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LOS ANGELES — It’s no secret that Americans are doubting the value of higher education these days.

Perhaps that’s why years of dramatic enrollment declines, mounting student debt and threat of a recession led American Council on Education (ACE) president Ted Mitchell to issue sharp warnings last week to a group of college administrators.

“What do families need most? It comes down to three words: jobs, jobs and jobs,” Mitchell said at a conference convened by the Rossier School of Education at the University of Southern California (USC). He called for stronger messages from college leaders about the value of a degree, along with more transparent financial aid letters, improved college and career counseling and clearer transfer pathways – all topics we’ve been reporting on for years at The Hechinger Report.

“The voting public thinks we care not a whit about whether our students have gainful employment, they think [colleges] just want our money,” Mitchell added, emphasizing a major theme that emerged from focus groups he convened at ACE.

Related: How higher education lost its shine

Combating public skepticism over college’s worth, and confusion over how admissions and financial aid works, came up repeatedly during the conference. USC, where estimated annual costs now top $85,000, also happens to be ground zero for bad admissions behavior, thanks to the Varsity Blues scandal that exposed a web of lies and corruption around elite college admissions.

“Higher ed is getting a major black eye every time we turn around,” Sharon Alston, the former vice provost for undergraduate enrollment at American University, said during the annual exchange of new research and ideas.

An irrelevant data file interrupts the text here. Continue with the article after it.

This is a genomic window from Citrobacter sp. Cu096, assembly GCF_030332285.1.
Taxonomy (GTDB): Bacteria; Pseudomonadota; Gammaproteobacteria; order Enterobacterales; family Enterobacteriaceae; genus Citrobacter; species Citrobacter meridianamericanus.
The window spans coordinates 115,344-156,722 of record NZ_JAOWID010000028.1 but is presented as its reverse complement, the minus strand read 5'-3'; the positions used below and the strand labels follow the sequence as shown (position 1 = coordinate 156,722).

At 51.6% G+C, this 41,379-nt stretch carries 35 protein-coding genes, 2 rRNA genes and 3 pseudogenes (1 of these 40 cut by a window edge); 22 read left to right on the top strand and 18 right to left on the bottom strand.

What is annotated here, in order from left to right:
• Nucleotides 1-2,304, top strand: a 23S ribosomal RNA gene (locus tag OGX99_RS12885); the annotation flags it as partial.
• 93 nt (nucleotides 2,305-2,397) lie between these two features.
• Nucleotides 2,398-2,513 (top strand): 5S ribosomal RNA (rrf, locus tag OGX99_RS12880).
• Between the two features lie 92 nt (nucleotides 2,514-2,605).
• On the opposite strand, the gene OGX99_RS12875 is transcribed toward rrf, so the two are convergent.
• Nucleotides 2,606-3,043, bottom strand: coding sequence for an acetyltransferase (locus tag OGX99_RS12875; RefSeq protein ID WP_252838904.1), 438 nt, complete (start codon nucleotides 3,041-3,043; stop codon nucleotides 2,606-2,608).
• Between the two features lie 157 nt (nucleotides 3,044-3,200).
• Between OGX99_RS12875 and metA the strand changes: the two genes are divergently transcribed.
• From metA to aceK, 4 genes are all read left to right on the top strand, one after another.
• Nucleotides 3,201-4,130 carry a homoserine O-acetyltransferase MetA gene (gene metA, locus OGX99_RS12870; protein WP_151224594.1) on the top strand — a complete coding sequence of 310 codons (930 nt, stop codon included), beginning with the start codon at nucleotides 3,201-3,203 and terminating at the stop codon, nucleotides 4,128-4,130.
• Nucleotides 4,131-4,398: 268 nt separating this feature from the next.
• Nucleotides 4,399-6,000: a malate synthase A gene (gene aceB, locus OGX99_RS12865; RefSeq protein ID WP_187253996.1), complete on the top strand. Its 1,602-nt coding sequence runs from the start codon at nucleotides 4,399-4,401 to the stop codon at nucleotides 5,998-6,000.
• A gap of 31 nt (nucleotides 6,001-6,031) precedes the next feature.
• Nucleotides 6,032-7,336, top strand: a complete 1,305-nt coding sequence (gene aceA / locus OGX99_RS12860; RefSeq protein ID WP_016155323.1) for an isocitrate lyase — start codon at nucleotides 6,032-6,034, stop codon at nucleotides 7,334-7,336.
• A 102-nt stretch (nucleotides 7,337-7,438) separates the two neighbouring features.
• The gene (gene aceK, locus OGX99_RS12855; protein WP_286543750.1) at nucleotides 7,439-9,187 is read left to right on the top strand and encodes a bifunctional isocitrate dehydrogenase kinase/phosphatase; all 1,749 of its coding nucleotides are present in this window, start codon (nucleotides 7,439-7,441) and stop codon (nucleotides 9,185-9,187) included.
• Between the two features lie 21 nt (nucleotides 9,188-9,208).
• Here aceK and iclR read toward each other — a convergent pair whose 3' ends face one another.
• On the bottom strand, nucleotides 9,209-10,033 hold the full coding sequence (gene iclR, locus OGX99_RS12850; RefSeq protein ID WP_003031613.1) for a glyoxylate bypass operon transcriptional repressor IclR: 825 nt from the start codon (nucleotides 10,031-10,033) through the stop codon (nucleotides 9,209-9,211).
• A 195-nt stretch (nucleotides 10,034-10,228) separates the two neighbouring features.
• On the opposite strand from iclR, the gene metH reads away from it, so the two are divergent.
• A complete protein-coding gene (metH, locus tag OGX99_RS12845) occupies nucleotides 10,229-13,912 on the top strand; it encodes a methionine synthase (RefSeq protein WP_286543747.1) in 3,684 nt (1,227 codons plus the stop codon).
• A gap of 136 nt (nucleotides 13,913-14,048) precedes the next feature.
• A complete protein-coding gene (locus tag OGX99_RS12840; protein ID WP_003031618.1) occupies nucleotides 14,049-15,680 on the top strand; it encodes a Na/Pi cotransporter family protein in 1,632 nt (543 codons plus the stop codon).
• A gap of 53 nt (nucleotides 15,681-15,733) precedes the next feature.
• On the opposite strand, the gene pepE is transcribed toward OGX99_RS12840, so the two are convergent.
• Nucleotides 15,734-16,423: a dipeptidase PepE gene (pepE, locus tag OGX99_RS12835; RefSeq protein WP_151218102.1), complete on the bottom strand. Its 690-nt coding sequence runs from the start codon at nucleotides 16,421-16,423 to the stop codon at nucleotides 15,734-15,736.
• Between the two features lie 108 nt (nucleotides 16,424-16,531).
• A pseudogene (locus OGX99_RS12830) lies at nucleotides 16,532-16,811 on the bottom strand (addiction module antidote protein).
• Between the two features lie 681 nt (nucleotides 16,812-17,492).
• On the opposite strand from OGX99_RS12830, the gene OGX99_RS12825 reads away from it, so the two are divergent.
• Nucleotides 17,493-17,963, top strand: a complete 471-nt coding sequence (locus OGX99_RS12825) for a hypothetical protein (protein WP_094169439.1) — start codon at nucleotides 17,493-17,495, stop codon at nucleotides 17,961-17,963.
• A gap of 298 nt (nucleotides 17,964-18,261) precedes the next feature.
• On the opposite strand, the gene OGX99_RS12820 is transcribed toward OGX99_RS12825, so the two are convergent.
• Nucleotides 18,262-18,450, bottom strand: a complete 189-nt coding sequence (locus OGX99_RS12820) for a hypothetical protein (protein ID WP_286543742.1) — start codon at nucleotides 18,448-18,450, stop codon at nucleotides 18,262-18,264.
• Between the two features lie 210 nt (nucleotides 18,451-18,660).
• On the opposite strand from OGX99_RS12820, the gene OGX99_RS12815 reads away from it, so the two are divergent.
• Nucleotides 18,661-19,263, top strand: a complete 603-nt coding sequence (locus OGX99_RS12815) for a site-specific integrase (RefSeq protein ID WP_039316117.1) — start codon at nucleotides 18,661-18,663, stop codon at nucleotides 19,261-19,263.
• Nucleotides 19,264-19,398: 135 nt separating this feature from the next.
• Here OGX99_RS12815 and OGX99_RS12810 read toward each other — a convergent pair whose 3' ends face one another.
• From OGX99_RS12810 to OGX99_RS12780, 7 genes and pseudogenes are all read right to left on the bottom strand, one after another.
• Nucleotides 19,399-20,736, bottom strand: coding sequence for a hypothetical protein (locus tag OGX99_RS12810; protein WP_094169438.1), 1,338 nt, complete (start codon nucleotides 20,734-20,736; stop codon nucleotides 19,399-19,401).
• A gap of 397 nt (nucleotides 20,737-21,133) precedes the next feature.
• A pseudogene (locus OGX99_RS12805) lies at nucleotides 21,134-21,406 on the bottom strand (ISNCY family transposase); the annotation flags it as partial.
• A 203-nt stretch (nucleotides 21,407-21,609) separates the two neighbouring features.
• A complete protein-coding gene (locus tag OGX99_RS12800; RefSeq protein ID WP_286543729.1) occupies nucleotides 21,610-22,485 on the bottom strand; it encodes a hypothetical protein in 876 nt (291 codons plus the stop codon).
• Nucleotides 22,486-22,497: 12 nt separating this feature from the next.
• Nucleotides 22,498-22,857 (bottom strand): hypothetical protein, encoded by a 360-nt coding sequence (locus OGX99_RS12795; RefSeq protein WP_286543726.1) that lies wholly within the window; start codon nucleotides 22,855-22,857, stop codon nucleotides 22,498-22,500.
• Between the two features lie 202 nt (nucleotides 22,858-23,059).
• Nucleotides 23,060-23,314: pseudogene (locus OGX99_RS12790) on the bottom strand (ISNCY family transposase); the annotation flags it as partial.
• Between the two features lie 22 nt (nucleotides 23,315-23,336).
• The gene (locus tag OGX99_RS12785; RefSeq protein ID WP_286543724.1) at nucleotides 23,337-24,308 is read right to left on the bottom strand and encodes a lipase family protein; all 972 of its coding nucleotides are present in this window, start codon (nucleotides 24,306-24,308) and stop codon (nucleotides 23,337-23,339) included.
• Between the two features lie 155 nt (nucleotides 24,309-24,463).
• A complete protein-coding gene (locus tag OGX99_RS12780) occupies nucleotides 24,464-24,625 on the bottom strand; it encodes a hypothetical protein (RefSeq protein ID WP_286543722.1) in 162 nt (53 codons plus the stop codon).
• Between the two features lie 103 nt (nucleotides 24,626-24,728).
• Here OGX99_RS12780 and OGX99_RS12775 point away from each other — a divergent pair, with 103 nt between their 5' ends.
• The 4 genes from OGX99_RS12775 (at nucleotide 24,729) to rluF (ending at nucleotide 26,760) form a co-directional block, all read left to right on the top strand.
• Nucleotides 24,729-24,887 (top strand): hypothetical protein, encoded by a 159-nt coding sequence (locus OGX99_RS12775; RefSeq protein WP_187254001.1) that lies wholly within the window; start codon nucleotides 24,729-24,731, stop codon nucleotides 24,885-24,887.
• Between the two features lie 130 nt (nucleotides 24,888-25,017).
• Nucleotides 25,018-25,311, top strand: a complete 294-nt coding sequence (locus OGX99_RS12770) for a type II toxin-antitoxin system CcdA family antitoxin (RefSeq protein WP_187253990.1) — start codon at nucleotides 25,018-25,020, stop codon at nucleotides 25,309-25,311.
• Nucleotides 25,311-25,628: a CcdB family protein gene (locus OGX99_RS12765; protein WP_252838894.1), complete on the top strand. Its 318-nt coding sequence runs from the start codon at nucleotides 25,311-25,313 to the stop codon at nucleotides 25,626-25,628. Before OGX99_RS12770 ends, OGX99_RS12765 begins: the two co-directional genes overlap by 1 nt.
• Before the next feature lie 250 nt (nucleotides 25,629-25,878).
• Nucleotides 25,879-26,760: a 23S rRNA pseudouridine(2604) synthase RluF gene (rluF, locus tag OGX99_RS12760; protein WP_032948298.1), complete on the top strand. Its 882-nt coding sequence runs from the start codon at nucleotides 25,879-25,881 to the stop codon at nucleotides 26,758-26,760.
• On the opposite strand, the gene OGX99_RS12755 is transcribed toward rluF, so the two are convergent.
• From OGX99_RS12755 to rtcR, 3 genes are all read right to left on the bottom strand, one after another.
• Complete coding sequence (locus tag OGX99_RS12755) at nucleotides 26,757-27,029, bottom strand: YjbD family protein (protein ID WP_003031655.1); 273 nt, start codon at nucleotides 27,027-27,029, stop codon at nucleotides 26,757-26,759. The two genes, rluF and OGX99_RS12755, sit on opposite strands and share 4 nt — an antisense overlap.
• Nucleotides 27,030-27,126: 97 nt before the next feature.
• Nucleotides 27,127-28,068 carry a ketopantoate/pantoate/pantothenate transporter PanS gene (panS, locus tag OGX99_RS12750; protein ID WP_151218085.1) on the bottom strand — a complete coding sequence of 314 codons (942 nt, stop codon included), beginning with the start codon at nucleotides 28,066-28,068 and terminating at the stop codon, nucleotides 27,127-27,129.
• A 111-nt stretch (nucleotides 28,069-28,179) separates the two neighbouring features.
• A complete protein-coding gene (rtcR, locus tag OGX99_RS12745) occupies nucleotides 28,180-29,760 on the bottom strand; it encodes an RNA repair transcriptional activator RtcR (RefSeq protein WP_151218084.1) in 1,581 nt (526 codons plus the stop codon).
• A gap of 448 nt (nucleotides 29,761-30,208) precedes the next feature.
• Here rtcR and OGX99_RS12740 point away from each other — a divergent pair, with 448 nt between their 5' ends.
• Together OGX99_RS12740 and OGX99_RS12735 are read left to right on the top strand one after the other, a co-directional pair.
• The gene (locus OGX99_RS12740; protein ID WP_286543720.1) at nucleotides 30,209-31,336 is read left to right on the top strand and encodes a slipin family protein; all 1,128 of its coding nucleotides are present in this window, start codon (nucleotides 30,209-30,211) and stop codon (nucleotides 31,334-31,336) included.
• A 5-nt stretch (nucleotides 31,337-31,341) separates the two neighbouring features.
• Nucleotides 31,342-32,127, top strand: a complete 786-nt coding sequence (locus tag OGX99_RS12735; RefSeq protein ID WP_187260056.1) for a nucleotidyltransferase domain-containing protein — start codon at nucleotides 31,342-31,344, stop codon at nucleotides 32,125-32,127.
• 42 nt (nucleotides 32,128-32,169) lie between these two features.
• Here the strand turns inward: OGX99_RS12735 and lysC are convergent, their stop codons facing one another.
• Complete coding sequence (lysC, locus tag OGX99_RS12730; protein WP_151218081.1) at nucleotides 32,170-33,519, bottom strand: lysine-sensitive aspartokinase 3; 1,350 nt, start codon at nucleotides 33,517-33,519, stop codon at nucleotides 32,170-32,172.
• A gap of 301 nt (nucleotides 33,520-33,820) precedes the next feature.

“Have you yet heard of a college president who was fired for a lack of campus diversity?”

Jerome Lucido, USC Center for Enrollment Research, Policy, and Practice

Student rejection of costly bachelor’s degrees (sometimes in favor of high-paying trade jobs), along with political attacks and interference about what can and cannot be taught, also emerged as hot topics, as did confusion over “test optional” policies and other factors contributing to post-pandemic enrollment declines.

There was deep concern about how to admit diverse freshmen classes at selective four-year colleges if the Supreme Court overturns the use of race-based college admissions. The upcoming ruling is one reason in-person gatherings like this one with so-called “enrollment managers” have become critical.

Related: College admissions is already broken. What will happen if affirmative action is banned?

Enrollment managers, employed by colleges to oversee admissions and financial aid, have a name problem that speaks to the crisis facing higher education. After all, the term enrollment management can reinforce perceptions that colleges care more about their own bottom line than their students.

None of this should be surprising: Higher education is, among many other things, a business, and it’s well established that merit aid too often goes to rich students with high test scores and to wealthy out-of-state students who boost university revenue, according to Stephen Burd of the New America Foundation, who is editing and contributing to an upcoming book with Harvard Education Press about the little-known field of enrollment management.

“It’s remarkable that despite the pivotal role enrollment management has played in transforming how colleges recruit students and award financial aid, few people … know what it is or what it does,” Burd told me.

“We moved the needle, you can move the needle. People thought we couldn’t but we did. It’s a lot of hard work, it cost money, but we did it.”

Youlonda Copeland Morgan, former vice chancellor for enrollment management at UCLA

The Varsity Blues scandal did little to help public cynicism. That’s partly why Robert Massa, a former college vice president and adjunct professor at USC, noted that enrollment managers — even those who push hard to admit more Black, Hispanic and Indigenous students and those from low-income families — get a bad rap.